Bolognese gratin looks amazing. I bet it's delicious. Are you supposed to leave leftovers in Staubs or any other enameled cast iron though? I thought the acidity of the food could damage its enamel over time. I know you can cook whatever acidic food you want on enameled cast iron but I'm not too sure about leaving them in. I've been cautious not to do that.

        That beef recipe video looks amazing. It's right on the cusp of how much fat I can tolerate on my red meat too, so I might definitely try this one day. I love how thick that sauce looks!

        1 vote
        1. [2]
          vektor
          Link Parent
          That's a fair point. I'm not sure. My thinking was that glass is basically impervious to acid, but that might be different for thinner layers of glass. I've had mine for a few years and I've...

          Are you supposed to leave leftovers in Staubs or any other enameled cast iron though? I thought the acidity of the food could damage its enamel over time. I know you can cook whatever acidic food you want on enameled cast iron but I'm not too sure about leaving them in. I've been cautious not to do that.

          That's a fair point. I'm not sure. My thinking was that glass is basically impervious to acid, but that might be different for thinner layers of glass. I've had mine for a few years and I've occasionally seen a bit of white... residue or discoloration on the bottom that is a bit tough to get out, but I think it's not permanent. I should take better care, thanks for the hint. I tend to leave my leftovers in the cooking vessels whenever possible because I'm that kind of lazy, but in the case of the cast iron I'm not sure that's the right think to do.

          2 votes
          1. kwyjibo
            Link Parent
            Yeah, I can't make a certain call on it but I guess it wouldn't hurt to move your leftovers to a container. I'm erring on the side of caution. I also don't want to torture my fridge with that...

            Yeah, I can't make a certain call on it but I guess it wouldn't hurt to move your leftovers to a container. I'm erring on the side of caution. I also don't want to torture my fridge with that heavy thing! 😂

            Are you oiling your cocotte after washing and drying it off? I've been doing that. I know there shouldn't be any need to do that since you can't season an enameled cast iron, but Staub's manual recommends you doing that (they give the same advice on their YouTube page). Apparently it's not for seasoning reasons but for the health of the enamel. (Plus the oil makes it look good and shiny.)

            I'm sure those spots are nothing. They seem to happen over time no matter how careful you are with the enamel.

            1 vote
    3. [14]
      cfabbro
      (edited )
      Link Parent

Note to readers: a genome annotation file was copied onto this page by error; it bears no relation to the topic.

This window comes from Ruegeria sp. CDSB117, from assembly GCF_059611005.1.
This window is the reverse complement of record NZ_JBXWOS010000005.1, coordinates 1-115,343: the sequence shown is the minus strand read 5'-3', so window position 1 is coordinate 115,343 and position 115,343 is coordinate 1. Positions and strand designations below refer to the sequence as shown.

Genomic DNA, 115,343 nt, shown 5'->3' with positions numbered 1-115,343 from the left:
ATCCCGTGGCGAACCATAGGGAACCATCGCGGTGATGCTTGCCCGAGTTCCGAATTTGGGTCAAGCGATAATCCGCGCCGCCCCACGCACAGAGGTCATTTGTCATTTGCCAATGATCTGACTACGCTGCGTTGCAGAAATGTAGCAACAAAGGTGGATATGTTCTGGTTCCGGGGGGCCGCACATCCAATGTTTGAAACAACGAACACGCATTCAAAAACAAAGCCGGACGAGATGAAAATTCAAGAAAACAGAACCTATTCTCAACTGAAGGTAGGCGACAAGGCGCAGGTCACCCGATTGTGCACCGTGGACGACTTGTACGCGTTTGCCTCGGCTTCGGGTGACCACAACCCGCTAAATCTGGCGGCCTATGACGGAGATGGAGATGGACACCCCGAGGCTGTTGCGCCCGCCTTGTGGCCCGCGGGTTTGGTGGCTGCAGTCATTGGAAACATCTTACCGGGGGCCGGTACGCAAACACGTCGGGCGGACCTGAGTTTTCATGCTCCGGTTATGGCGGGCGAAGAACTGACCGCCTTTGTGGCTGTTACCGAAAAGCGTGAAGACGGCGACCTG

That's my go to method for making most of my soups and stews too. :P I rarely ever bother with recipes for those dishes. IMO the key is just to add whatever you have in your fridge/freezer that...

      I basically threw whatever I had in the fridge and this was the result.

      That's my go to method for making most of my soups and stews too. :P I rarely ever bother with recipes for those dishes. IMO the key is just to add whatever you have in your fridge/freezer that sound like they would go well together, season the soup/stew carefully over time, tasting after each addition, until you build up a flavor profile that you enjoy.

      p.s. That grilled breakfast burrito (which is what I would call it) looks incredible.

      2 votes
      1. [13]
        kwyjibo
        Link Parent
        Yeah, I think throwing in whatever you have is a good idea. I even used bulgur once, because I always eat stew with either rice or bulgur, so I thought, why not combine them. It's more practical!...

        Yeah, I think throwing in whatever you have is a good idea. I even used bulgur once, because I always eat stew with either rice or bulgur, so I thought, why not combine them. It's more practical! And it turned out great. The cocotte feels like a superpower, honestly. Throw in whatever (within reasonable boundaries like you mentioned, of course) and it turns into delicious food.

        Thank you for pointing out the name. (And for the nice words!)

        1 vote
        1. [12]
          cfabbro
          Link Parent
          Yeah, I regularly throw random grains and legumes in with my soups and stews too, to bulk them up for the winter months. Barley and black bean is an especially nice combo, IMO.

          Yeah, I regularly throw random grains and legumes in with my soups and stews too, to bulk them up for the winter months. Barley and black bean is an especially nice combo, IMO.

          2 votes
          1. [2]
            vektor
            Link Parent
            Barley? In a stew? What's that do, flavor wise? Never really ate barley, only ever "drank it", so I've got no point of reference. I assume a good bit more "raw" than wheat, kinda relating to wheat...

            Barley? In a stew? What's that do, flavor wise? Never really ate barley, only ever "drank it", so I've got no point of reference. I assume a good bit more "raw" than wheat, kinda relating to wheat like brown rice relates to white rice?

            2 votes
            1. cfabbro
              (edited )
              Link Parent
              TBH, barley doesn't really have a whole lot of flavor on its own. It's a tiny bit nutty, like brown rice, but it's pretty subtle, so that's not really why you use it. It's more of a textural...

              TBH, barley doesn't really have a whole lot of flavor on its own. It's a tiny bit nutty, like brown rice, but it's pretty subtle, so that's not really why you use it. It's more of a textural thing. Once cooked, it's pleasantly chewy, and also gets almost "fluffy" like popcorn does, is the only way I can think to describe it. And it also adds a "creamy" texture to the stew, from all the starch it releases as it cooks, a bit like risotto. And also like risotto, where it really shines is that it's absolutely amazing at soaking up a shitload of liquid, and absorbing whatever flavors it's cooked in. So how it ends up tasting is entirely dependent on what broth, aromatics, and spices you use.